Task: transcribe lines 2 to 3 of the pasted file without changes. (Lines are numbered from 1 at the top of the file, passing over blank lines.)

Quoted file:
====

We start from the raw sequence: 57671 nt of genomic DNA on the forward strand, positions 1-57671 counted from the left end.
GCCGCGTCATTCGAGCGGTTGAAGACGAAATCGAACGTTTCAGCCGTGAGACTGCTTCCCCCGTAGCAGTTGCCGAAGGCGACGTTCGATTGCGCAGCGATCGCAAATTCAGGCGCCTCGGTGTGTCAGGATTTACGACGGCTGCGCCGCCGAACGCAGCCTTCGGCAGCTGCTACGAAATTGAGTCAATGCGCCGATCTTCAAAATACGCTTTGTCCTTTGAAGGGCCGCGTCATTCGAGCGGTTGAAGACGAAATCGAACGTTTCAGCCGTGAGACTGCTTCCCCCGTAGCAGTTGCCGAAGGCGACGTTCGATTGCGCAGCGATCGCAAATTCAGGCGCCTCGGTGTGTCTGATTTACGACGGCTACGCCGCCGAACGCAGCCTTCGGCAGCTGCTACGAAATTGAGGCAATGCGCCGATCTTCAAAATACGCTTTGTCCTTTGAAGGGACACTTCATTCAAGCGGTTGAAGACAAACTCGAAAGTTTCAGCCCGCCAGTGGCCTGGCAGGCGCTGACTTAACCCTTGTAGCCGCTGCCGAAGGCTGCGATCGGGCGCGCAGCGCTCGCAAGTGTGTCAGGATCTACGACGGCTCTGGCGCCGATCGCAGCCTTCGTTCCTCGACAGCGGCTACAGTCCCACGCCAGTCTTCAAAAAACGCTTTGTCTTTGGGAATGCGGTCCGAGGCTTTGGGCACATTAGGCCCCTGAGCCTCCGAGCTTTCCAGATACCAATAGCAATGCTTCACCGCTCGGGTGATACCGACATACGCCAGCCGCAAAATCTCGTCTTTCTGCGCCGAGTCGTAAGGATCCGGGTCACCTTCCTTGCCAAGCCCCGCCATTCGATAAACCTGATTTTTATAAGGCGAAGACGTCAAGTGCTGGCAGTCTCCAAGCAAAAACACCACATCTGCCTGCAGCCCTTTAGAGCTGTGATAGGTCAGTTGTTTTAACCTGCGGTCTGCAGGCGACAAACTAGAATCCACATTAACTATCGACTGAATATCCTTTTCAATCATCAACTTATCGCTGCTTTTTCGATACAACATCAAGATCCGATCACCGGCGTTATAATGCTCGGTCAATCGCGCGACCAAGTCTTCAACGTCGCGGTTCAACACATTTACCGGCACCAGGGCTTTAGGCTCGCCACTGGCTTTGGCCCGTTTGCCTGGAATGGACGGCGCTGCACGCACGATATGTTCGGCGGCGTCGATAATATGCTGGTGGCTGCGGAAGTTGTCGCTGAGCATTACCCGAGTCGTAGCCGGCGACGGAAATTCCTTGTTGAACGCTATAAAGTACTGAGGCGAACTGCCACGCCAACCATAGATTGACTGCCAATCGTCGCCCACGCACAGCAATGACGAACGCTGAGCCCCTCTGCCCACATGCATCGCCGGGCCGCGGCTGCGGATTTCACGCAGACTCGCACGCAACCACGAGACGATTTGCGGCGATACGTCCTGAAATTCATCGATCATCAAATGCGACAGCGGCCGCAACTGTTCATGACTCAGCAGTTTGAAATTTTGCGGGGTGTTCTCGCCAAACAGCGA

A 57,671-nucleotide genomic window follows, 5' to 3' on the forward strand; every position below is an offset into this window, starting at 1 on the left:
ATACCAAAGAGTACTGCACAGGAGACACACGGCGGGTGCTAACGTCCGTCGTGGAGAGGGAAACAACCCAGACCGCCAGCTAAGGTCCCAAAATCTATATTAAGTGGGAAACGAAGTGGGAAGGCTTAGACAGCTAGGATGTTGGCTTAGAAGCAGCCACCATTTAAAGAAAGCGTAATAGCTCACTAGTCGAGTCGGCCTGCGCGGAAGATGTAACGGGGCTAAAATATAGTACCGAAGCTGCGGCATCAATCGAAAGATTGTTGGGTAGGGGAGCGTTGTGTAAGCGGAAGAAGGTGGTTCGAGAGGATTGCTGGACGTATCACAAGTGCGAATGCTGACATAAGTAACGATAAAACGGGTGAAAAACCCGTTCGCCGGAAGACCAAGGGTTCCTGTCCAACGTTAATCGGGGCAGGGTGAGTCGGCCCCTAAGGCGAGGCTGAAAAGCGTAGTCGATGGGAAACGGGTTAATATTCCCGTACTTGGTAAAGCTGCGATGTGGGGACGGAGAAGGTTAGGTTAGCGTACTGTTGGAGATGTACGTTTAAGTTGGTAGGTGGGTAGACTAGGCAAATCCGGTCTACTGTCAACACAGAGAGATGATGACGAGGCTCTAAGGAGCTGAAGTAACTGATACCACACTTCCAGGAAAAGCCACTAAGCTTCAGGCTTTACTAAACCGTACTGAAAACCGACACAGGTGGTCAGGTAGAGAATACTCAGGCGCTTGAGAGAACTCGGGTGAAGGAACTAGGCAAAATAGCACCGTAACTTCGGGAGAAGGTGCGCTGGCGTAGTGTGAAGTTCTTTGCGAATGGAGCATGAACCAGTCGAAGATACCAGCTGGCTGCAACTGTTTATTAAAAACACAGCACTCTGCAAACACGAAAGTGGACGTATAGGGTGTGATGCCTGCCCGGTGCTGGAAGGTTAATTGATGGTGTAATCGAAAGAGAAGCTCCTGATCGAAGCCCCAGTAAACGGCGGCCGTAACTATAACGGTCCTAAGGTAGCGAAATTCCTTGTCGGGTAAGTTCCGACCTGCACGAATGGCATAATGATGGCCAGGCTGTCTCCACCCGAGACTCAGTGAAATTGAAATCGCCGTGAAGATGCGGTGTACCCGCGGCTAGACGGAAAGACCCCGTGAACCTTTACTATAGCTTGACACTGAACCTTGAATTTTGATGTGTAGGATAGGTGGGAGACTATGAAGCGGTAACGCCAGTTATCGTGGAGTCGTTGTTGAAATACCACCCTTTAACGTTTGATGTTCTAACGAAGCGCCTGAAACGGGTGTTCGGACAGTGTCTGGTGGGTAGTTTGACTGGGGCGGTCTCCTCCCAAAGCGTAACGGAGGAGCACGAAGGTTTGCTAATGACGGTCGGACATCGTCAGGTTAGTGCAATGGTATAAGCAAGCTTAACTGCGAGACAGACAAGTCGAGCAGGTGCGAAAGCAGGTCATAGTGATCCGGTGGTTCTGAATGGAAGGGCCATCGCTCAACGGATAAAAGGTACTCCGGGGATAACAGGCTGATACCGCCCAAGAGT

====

GCCGCGTCATTCGAGCGGTTGAAGACGAAATCGAACGTTTCAGCCGTGAGACTGCTTCCCCCGTAGCAGTTGCCGAAGGCGACGTTCGATTGCGCAGCGATCGCAAATTCAGGCGCCTCGGTGTGTCAGGATTTACGACGGCTGCGCCGCCGAACGCAGCCTTCGGCAGCTGCTACGAAATTGAGTCAATGCGCCGATCTTCAAAATACGCTTTGTCCTTTGAAGGGCCGCGTCATTCGAGCGGTTGAAGACGAAATCGAACGTTTCAGCCGTGAGACTGCTTCCCCCGTAGCAGTTGCCGAAGGCGACGTTCGATTGCGCAGCGATCGCAAATTCAGGCGCCTCGGTGTGTCTGATTTACGACGGCTACGCCGCCGAACGCAGCCTTCGGCAGCTGCTACGAAATTGAGGCAATGCGCCGATCTTCAAAATACGCTTTGTCCTTTGAAGGGACACTTCATTCAAGCGGTTGAAGACAAACTCGAAAGTTTCAGCCCGCCAGTGGCCTGGCAGGCGCTGACTTAACCCTTGTAGCCGCTGCCGAAGGCTGCGATCGGGCGCGCAGCGCTCGCAAGTGTGTCAGGATCTACGACGGCTCTGGCGCCGATCGCAGCCTTCGTTCCTCGACAGCGGCTACAGTCCCACGCCAGTCTTCAAAAAACGCTTTGTCTTTGGGAATGCGGTCCGAGGCTTTGGGCACATTAGGCCCCTGAGCCTCCGAGCTTTCCAGATACCAATAGCAATGCTTCACCGCTCGGGTGATACCGACATACGCCAGCCGCAAAATCTCGTCTTTCTGCGCCGAGTCGTAAGGATCCGGGTCACCTTCCTTGCCAAGCCCCGCCATTCGATAAACCTGATTTTTATAAGGCGAAGACGTCAAGTGCTGGCAGTCTCCAAGCAAAAACACCACATCTGCCTGCAGCCCTTTAGAGCTGTGATAGGTCAGTTGTTTTAACCTGCGGTCTGCAGGCGACAAACTAGAATCCACATTAACTATCGACTGAATATCCTTTTCAATCATCAACTTATCGCTGCTTTTTCGATACAACATCAAGATCCGATCACCGGCGTTATAATGCTCGGTCAATCGCGCGACCAAGTCTTCAACGTCGCGGTTCAACACATTTACCGGCACCAGGGCTTTAGGCTCGCCACTGGCTTTGGCCCGTTTGCCTGGAATGGACGGCGCTGCACGCACGATATGTTCGGCGGCGTCGATAATATGCTGGTGGCTGCGGAAGTTGTCGCTGAGCATTACCCGAGTCGTAGCCGGCGACGGAAATTCCTTGTTGAACGCTATAAAGTACTGAGGCGAACTGCCACGCCAACCATAGATTGACTGCCAATCGTCGCCCACGCACAGCAATGACGAACGCTGAGCCCCTCTGCCCACATGCATCGCCGGGCCGCGGCTGCGGATTTCACGCAGACTCGCACGCAACCACGAGACGATTTGCGGCGATACGTCCTGAAATTCATCGATCATCAAATGCGACAGCGGCCGCAACTGTTCATGACTCAGCAGTTTGAAATTTTGCGGGGTGTTCTCGCCAAACAGCGA

A 57,671-nucleotide genomic window follows, 5' to 3' on the forward strand; every position below is an offset into this window, starting at 1 on the left: